Researchers aim to put 'safety-critical,' 'wireless' and 'autonomous vehicles' in same sentence

Imagine the highway of the future. Automated cars move swiftly down the road like a motorized school of fish, in constant wireless communication with each other. If one car perceives an obstacle on the road, it relays its evasive action to the other vehicles, giving them all time to respond appropriately.

If this sounds like the stuff of science fiction, that’s because it is — at least right now. Anyone who has had a cellphone conversation in a car knows about dropped calls. In a tightly packed pod of autonomous vehicles traveling at high speed, being out of touch for even for a fraction of a second could be catastrophic.

A team of faculty from UVA Engineering’s Link Lab, including Cody Fleming, assistant professor of engineering systems and environment, is developing a system that assures every autonomous vehicle in a group will always be optimally positioned to maximize safety and minimize communication loss. In effect, their goal is to turn fiction into reality.

The National Science Foundation determined the team’s approach is promising enough that it provided an $800,000 grant to develop a prototype system. Fleming’s collaborators are Kamin Whitehouse, Commonwealth Associate Professor of Computer Science, and Lu Feng, an assistant professor with joint appointments in computer science and engineering systems and environment.

“This is admittedly an ambitious undertaking,” Fleming said. “But the ability to connect autonomous vehicles wirelessly would yield tremendous gains in fuel efficiency and road capacity.”

Cody Fleming with graduate students at whiteboard in Link Lab

Cody Fleming, an assistant professor in the Department of Engineering Systems and Environment, and some of the graduate students in his Coordinated Systems Lab confer at a whiteboard in UVA Engineering’s Link Lab.

Tracking Moving Targets in a Dynamic Environment

Currently, engineers have relatively sound techniques to predict the performance of wireless networks when they are stationary. These methods fail when the network nodes are moving. For instance, vehicles passing a tractor-trailer with a large reflective surface can generate multipath interference that can cancel out the communications signal. In circumstances like this, following vehicles have no way of determining the best response to recover that signal and preserve their safety.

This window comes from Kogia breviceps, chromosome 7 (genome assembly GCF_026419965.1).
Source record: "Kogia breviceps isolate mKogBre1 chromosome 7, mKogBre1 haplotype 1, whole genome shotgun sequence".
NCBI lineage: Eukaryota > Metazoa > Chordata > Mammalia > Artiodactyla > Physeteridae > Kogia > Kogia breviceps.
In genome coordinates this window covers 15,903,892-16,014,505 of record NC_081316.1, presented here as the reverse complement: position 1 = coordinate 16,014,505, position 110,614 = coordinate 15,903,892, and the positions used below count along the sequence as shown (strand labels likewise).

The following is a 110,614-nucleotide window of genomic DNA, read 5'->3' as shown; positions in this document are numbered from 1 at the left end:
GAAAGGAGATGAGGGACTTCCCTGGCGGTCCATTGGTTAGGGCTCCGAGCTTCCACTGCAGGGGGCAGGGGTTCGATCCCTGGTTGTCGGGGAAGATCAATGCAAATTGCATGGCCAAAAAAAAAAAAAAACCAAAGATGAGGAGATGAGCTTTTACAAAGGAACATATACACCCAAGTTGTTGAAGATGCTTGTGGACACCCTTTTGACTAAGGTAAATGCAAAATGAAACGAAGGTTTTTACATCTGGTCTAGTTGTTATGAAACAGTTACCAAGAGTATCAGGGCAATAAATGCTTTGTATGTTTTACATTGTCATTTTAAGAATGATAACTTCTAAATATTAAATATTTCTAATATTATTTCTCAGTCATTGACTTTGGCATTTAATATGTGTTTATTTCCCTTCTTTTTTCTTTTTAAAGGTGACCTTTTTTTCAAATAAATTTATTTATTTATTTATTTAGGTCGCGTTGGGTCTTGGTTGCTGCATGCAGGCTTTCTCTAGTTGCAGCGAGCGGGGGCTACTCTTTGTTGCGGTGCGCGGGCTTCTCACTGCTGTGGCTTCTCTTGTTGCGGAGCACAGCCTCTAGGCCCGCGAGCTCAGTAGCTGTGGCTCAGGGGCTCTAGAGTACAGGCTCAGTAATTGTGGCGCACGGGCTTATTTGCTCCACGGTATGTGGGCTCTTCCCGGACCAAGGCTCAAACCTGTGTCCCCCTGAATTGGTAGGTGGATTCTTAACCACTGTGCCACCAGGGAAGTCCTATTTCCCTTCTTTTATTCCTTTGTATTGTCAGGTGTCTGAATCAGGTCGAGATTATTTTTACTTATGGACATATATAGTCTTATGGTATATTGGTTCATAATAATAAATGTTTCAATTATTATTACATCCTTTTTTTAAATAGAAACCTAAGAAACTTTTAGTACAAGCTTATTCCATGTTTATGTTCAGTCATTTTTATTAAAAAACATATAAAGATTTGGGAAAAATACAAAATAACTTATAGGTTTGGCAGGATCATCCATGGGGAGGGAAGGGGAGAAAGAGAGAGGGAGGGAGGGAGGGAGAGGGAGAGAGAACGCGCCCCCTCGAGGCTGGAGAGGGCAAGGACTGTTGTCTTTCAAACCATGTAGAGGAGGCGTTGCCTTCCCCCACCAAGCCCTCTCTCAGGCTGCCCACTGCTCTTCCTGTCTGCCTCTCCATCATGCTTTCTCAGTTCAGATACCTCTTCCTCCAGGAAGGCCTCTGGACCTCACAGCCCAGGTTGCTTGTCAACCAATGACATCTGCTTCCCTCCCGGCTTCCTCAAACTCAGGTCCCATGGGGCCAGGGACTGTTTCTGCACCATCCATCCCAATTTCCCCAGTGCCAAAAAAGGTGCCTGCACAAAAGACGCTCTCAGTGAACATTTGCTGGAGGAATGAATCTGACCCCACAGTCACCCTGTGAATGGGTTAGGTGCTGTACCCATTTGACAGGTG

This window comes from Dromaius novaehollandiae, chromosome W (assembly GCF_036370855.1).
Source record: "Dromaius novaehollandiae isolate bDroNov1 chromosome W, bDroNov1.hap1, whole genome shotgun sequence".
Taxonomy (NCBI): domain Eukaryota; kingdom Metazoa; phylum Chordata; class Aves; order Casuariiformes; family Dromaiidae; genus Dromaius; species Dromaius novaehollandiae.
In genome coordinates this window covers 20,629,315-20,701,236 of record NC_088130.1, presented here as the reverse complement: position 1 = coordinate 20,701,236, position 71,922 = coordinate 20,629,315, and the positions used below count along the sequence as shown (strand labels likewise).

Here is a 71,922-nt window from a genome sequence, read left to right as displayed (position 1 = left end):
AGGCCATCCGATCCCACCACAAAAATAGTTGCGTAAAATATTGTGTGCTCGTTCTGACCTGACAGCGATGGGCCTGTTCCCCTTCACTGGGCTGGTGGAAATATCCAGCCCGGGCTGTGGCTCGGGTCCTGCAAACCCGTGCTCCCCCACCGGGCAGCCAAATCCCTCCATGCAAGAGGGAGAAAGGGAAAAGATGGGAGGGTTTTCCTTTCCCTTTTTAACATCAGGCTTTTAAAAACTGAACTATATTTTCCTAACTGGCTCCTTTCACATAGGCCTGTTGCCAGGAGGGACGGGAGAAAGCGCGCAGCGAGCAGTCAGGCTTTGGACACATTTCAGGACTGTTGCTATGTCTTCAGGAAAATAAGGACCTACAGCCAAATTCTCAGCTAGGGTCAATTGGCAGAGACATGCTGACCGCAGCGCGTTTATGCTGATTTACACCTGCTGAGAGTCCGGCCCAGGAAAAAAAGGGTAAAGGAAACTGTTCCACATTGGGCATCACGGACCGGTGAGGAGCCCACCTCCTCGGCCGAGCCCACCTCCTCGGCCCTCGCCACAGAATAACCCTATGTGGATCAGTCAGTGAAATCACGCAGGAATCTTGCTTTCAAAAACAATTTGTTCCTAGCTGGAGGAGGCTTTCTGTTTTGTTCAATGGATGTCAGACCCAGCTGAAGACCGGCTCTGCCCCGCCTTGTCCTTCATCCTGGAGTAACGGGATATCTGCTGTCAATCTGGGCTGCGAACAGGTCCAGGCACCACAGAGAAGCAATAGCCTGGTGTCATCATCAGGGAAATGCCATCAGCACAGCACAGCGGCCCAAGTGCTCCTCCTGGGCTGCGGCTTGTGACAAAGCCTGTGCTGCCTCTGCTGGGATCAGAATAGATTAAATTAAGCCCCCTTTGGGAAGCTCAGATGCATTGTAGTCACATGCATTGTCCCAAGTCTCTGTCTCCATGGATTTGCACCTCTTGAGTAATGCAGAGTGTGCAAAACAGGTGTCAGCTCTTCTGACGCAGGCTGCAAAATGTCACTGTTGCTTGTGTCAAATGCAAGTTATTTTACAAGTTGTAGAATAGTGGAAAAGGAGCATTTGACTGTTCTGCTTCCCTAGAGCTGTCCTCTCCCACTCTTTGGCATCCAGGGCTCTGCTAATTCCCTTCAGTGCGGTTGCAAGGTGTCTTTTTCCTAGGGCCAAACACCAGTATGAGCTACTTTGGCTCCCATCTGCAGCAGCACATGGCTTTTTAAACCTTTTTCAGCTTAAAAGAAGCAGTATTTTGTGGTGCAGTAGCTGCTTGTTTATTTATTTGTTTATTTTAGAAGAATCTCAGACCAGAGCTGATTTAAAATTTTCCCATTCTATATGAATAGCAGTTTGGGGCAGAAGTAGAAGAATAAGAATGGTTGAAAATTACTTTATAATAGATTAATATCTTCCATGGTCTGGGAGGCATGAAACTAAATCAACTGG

“There is a good reason we don’t ordinarily put the words safety-critical and wireless together,” Fleming said.

Fleming, Feng and Whitehouse are following an interlocking three-part approach. First, Whitehouse is using the standard array of sensors that autonomous vehicles use to orient themselves in the environment to generate a constantly evolving model of the vehicles’ physical surroundings.

“We now have pretty good ways to measure the world and predict what it will look like in the near future,” Whitehouse said.

Then he is using this data, combined with predicted motion paths, to estimate wireless channel characteristics along the vehicles’ trajectory.

Developing Worst-Case Scenarios

Whitehouse’s ability to produce real-time predictions of wireless channel properties forms the basis of Feng’s contribution to the project. Metrics used to evaluate wireless communication are typically based on averages. For safety critical systems, averages are inadequate because they might include only the occasional failure. The baseline needs to be the worst-case scenario.

Determining worst-case scenarios is a highly complex challenge. In essence, Feng is devising a way to translate a multitude of channel characteristics, which, because the vehicles are moving, are constantly changing, into an uninterrupted stream of real-time predictions about worst-case channel performance. “We need to design new formal verification methods that are fast and can address these dynamically changing channel characteristics,” Feng said.

Fleming put it this way: “The wireless channel prediction actually gives us different kinds of bounds on performance, for example the lower limit on the likelihood of getting a data ‘packet’ across with a delay of less than ‘X’ seconds, given a series of predicted vehicle trajectories,” Fleming said.

“Packet” is a unit of data containing information the “user” vehicle needs to proceed safely.

Providing Split-Second Control

Using Feng’s analyses, Fleming is designing the control system to position vehicles for the best — in other words, safest — channel performance.

“The control system seeks a trajectory that increases the chances of getting packets across the channel as efficiently as possible,” he said.

While this task would be relatively straightforward with a just single vehicle, having multiple vehicles makes it exponentially more difficult. Furthermore, the constant reconfiguration of individual vehicles, which itself changes the channel characteristics, adds another level of complexity to Fleming’s control challenge.

“To build an effective control system, we need not only to understand the world around us, but how that world will change based on our own manipulation of it,” Fleming said.

At this point, the team has developed a methodology that works theoretically and has begun testing it experimentally. A critical issue is reducing the computational burden of the system so that it can position vehicles optimally in real time.

“Right now, it takes a tenth of a second to run our algorithms,” Fleming said. “To be safe, the system needs to react in milliseconds.”